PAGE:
British authorities are considering approval for "three parent" test-tube babies to mix and match the best DNA for a healthier children. An expert panel of scientists has been asked to consider the safety and effectiveness of such a procedure, and advise government watchdogs. Babies resulting from the new process would have nearly 100% of the genetic material from two parents, but would also have mitochondrial DNA from a third donor for parents at risk of having offspring affected by mitochondrial diseases. Such diseases can cause fatal liver, heart, and neurological disorders.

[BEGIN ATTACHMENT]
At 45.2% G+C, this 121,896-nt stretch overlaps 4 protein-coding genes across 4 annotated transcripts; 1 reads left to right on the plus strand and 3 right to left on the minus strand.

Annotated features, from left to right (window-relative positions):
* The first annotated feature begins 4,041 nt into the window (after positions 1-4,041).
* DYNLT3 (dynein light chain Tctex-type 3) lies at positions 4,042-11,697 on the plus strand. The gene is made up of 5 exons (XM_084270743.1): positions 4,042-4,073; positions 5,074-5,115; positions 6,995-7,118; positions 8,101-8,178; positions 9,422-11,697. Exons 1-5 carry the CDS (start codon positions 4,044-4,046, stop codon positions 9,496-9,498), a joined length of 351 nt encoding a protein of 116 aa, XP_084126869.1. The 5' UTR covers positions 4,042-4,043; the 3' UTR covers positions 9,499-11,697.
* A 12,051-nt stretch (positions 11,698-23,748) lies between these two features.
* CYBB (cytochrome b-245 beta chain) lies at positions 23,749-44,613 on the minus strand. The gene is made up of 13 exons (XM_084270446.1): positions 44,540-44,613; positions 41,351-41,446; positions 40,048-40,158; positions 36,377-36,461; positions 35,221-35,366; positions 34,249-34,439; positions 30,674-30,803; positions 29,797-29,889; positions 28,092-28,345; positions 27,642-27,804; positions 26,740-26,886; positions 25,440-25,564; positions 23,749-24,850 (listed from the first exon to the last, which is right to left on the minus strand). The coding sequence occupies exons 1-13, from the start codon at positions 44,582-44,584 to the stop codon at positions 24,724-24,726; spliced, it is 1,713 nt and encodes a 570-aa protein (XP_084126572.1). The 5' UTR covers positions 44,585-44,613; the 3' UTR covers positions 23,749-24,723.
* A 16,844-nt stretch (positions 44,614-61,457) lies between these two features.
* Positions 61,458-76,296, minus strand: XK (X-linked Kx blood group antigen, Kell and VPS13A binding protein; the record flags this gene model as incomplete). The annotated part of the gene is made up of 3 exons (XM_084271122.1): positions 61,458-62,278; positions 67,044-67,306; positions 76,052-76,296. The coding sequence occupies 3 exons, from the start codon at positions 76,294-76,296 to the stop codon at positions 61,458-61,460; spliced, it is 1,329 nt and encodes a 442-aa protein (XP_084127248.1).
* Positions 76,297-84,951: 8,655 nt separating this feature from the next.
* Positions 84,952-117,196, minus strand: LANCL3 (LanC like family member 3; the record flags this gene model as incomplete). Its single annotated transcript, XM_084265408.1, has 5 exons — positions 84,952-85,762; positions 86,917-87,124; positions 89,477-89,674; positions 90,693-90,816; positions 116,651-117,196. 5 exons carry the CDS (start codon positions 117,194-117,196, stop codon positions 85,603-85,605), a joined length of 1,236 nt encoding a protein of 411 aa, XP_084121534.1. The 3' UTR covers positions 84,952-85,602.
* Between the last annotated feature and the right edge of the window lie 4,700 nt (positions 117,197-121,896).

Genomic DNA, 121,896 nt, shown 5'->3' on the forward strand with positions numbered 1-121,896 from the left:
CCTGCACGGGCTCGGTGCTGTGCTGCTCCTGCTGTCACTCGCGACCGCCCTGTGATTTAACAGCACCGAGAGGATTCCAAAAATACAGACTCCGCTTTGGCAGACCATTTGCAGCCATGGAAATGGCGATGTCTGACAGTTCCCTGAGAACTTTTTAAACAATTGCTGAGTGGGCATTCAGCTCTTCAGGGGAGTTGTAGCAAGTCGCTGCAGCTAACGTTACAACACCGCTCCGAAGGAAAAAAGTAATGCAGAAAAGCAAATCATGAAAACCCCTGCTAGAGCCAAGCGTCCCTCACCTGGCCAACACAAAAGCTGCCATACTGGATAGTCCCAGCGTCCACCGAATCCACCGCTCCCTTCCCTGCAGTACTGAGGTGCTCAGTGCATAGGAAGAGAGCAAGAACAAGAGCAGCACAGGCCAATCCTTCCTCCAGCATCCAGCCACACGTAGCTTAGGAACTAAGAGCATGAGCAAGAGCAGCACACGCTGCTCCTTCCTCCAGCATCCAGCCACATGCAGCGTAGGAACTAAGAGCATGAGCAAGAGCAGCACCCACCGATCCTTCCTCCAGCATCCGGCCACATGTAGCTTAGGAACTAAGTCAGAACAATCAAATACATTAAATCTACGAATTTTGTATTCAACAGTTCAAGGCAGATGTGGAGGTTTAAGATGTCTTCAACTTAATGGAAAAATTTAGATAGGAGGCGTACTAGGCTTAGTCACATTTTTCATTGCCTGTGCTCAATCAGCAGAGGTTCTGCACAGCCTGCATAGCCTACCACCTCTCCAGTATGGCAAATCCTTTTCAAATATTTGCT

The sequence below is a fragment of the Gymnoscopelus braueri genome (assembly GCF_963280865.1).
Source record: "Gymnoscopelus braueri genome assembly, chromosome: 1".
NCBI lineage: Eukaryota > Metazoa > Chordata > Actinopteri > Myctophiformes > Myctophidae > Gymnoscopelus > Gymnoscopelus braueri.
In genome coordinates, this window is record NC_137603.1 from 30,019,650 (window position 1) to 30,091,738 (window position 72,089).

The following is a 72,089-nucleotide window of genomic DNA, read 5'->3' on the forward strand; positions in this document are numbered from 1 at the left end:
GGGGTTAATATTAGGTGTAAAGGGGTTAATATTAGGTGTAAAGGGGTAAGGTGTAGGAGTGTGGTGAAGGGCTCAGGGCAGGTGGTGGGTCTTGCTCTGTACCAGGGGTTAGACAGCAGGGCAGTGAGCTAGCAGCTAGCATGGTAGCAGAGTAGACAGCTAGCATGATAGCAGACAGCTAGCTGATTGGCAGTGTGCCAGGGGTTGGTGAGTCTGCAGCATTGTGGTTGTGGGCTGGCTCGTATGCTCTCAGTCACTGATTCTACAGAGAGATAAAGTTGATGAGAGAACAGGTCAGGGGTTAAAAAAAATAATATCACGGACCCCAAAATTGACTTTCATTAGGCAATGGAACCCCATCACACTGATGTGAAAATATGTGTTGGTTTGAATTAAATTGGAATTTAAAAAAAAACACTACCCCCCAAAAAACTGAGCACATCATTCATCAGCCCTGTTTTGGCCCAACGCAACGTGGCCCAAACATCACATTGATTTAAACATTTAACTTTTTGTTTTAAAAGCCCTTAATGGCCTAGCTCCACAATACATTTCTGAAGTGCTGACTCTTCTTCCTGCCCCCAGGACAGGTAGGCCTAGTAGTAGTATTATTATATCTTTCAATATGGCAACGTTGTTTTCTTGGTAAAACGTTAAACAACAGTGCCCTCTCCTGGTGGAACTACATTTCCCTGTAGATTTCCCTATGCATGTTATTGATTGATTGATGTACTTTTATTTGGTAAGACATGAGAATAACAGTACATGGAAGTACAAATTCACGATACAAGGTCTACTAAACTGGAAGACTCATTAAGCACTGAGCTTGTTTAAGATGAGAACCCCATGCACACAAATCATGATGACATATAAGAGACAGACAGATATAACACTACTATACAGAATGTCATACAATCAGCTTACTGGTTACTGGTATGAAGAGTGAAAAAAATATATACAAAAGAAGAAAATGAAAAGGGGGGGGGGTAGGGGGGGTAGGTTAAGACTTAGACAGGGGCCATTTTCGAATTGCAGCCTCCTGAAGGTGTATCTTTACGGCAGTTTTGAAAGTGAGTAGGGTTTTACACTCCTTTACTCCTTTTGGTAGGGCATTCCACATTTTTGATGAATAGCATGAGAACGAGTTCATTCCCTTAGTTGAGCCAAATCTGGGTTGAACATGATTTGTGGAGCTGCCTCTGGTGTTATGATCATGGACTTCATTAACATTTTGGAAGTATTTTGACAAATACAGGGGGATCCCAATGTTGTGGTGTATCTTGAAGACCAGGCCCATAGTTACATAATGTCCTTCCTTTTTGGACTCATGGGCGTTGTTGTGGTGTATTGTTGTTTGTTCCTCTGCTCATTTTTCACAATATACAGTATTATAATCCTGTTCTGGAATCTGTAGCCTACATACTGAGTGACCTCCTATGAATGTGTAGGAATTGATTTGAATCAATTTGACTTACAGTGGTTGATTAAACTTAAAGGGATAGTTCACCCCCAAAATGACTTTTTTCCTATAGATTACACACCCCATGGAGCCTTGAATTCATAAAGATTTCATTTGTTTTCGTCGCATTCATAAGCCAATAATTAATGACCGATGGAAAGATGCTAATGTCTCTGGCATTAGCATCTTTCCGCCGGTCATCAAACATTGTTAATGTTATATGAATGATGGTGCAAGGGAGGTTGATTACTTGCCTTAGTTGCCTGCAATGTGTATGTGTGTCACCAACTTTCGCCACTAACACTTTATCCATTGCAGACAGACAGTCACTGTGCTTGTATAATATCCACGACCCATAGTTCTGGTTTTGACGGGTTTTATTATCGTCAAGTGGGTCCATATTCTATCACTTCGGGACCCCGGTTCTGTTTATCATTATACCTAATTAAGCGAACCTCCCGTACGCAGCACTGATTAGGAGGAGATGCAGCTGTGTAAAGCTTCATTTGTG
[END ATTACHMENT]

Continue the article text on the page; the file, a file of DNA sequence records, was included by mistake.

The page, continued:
The technique currently does not exist, but the "science is progressing rapidly" requiring some kind of policy now, a reproductive medicine expert tells the Telegraph. "We anticipate that the process of review could take about a year so we are asking for this process to start now," she said. A spokesman for the Department of Health said the government "welcomes scientific innovation, and this group will investigate the safety of this technique and report back to us." (Read more IVF stories.)